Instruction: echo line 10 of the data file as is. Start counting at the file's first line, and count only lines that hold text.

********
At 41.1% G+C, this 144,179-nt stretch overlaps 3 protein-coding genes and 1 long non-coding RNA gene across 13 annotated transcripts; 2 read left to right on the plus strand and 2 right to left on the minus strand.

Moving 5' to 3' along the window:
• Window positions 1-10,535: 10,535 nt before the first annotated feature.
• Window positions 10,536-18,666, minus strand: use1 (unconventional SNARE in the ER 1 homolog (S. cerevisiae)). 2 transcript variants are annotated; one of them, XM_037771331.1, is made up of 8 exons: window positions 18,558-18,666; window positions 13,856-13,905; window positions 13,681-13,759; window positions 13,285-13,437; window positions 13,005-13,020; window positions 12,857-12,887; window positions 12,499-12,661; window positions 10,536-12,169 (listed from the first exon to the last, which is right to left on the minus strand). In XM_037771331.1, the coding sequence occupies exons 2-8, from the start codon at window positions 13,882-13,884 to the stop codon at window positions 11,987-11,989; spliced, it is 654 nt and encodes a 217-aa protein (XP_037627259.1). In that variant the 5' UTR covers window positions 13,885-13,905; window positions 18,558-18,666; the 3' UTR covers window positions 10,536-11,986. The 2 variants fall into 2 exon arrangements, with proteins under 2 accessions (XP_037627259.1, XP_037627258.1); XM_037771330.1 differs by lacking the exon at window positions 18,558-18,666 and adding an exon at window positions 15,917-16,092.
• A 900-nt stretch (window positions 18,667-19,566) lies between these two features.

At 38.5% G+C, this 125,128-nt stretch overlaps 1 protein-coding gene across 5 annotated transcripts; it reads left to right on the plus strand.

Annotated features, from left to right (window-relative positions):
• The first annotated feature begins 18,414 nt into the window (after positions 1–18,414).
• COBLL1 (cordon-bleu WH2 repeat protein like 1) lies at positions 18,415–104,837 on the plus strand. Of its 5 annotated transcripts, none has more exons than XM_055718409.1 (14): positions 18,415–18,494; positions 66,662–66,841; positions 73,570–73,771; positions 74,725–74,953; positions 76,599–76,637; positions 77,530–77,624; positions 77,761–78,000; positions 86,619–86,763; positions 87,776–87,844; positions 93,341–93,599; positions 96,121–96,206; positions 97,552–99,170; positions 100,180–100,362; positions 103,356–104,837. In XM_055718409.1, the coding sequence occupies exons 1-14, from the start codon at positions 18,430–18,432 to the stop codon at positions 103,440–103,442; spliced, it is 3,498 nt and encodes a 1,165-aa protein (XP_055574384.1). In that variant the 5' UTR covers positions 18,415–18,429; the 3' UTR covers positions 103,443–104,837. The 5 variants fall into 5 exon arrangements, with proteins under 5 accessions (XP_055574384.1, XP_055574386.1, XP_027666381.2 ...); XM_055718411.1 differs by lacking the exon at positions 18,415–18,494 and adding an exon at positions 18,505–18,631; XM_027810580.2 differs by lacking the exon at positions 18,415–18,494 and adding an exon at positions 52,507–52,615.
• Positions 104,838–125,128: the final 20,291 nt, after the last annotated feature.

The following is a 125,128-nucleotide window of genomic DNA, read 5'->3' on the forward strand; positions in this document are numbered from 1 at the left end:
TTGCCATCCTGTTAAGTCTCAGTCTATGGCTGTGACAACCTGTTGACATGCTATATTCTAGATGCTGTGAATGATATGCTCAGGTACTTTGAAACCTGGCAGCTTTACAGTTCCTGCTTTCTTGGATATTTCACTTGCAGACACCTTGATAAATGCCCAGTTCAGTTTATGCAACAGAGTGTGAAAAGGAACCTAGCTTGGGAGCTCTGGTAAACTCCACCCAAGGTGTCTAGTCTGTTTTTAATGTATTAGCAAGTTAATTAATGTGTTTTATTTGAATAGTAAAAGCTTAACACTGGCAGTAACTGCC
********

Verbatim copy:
• Positions 104,838–125,128: the final 20,291 nt, after the last annotated feature.